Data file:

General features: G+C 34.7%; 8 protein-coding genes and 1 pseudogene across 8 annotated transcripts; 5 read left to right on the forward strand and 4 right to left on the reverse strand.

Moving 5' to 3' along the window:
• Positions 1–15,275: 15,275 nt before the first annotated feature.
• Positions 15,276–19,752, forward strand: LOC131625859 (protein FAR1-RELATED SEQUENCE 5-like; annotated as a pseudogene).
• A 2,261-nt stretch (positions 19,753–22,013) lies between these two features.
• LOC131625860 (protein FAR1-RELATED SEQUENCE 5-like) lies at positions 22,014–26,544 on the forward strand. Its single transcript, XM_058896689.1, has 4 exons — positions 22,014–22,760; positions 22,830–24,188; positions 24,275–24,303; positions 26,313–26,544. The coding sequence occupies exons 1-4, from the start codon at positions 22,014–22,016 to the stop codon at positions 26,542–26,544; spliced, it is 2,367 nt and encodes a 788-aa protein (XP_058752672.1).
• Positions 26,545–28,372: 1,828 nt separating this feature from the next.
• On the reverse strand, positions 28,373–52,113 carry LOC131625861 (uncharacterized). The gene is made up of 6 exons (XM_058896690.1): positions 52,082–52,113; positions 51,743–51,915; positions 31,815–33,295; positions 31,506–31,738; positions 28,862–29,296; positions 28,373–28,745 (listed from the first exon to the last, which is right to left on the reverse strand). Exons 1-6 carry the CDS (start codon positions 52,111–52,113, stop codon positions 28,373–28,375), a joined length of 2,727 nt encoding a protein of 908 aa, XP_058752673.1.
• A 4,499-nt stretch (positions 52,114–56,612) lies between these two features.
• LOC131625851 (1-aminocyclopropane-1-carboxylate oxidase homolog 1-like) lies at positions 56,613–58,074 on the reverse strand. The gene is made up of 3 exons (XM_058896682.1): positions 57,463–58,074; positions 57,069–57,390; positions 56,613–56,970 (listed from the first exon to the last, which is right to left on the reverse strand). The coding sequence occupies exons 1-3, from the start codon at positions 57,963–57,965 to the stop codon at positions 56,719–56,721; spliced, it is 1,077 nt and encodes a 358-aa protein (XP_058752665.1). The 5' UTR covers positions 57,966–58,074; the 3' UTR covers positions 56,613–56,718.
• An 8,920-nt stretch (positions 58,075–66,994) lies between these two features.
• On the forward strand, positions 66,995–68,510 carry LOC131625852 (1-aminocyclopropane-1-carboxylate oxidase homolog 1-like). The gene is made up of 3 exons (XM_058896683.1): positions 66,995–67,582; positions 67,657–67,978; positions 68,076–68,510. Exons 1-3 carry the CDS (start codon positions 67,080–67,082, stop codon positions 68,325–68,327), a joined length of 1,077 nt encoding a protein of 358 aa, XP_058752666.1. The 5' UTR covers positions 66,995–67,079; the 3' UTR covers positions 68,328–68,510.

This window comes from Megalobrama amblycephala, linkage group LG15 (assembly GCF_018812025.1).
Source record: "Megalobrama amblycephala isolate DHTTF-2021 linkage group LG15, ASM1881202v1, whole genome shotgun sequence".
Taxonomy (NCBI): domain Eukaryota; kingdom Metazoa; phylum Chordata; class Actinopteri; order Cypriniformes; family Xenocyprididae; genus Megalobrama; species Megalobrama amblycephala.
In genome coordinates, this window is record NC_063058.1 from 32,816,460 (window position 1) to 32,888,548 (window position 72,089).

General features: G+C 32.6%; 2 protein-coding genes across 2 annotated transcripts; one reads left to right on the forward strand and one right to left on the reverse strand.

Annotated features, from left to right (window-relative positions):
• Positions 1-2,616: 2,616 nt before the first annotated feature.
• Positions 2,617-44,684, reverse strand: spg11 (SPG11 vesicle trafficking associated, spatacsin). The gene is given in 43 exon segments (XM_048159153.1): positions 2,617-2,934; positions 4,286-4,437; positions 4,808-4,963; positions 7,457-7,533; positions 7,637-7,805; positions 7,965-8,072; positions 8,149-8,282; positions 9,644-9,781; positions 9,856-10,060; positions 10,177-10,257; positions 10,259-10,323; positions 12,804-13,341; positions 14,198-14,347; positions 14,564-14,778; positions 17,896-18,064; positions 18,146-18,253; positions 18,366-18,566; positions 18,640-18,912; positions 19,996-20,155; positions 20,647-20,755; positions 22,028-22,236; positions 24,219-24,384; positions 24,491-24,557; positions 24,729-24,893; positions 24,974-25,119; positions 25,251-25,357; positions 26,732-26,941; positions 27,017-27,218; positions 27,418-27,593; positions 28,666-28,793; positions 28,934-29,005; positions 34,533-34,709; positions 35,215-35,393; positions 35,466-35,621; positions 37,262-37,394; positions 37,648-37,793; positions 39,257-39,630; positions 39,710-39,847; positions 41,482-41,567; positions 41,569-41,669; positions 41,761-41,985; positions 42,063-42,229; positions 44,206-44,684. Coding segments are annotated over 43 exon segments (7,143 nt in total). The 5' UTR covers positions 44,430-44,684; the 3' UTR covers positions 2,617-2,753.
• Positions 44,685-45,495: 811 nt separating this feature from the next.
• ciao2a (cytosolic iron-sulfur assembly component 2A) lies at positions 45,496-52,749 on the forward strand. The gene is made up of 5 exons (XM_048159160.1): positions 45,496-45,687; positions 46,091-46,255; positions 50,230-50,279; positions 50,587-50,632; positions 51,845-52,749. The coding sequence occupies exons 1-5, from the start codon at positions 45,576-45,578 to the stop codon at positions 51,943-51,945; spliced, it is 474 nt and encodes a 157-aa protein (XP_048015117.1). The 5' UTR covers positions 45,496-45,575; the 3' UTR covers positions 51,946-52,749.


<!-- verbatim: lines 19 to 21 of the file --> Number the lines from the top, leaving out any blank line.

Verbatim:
• Positions 1-2,616: 2,616 nt before the first annotated feature.
• Positions 2,617-44,684, reverse strand: spg11 (SPG11 vesicle trafficking associated, spatacsin). The gene is given in 43 exon segments (XM_048159153.1): positions 2,617-2,934; positions 4,286-4,437; positions 4,808-4,963; positions 7,457-7,533; positions 7,637-7,805; positions 7,965-8,072; positions 8,149-8,282; positions 9,644-9,781; positions 9,856-10,060; positions 10,177-10,257; positions 10,259-10,323; positions 12,804-13,341; positions 14,198-14,347; positions 14,564-14,778; positions 17,896-18,064; positions 18,146-18,253; positions 18,366-18,566; positions 18,640-18,912; positions 19,996-20,155; positions 20,647-20,755; positions 22,028-22,236; positions 24,219-24,384; positions 24,491-24,557; positions 24,729-24,893; positions 24,974-25,119; positions 25,251-25,357; positions 26,732-26,941; positions 27,017-27,218; positions 27,418-27,593; positions 28,666-28,793; positions 28,934-29,005; positions 34,533-34,709; positions 35,215-35,393; positions 35,466-35,621; positions 37,262-37,394; positions 37,648-37,793; positions 39,257-39,630; positions 39,710-39,847; positions 41,482-41,567; positions 41,569-41,669; positions 41,761-41,985; positions 42,063-42,229; positions 44,206-44,684. Coding segments are annotated over 43 exon segments (7,143 nt in total). The 5' UTR covers positions 44,430-44,684; the 3' UTR covers positions 2,617-2,753.
• Positions 44,685-45,495: 811 nt separating this feature from the next.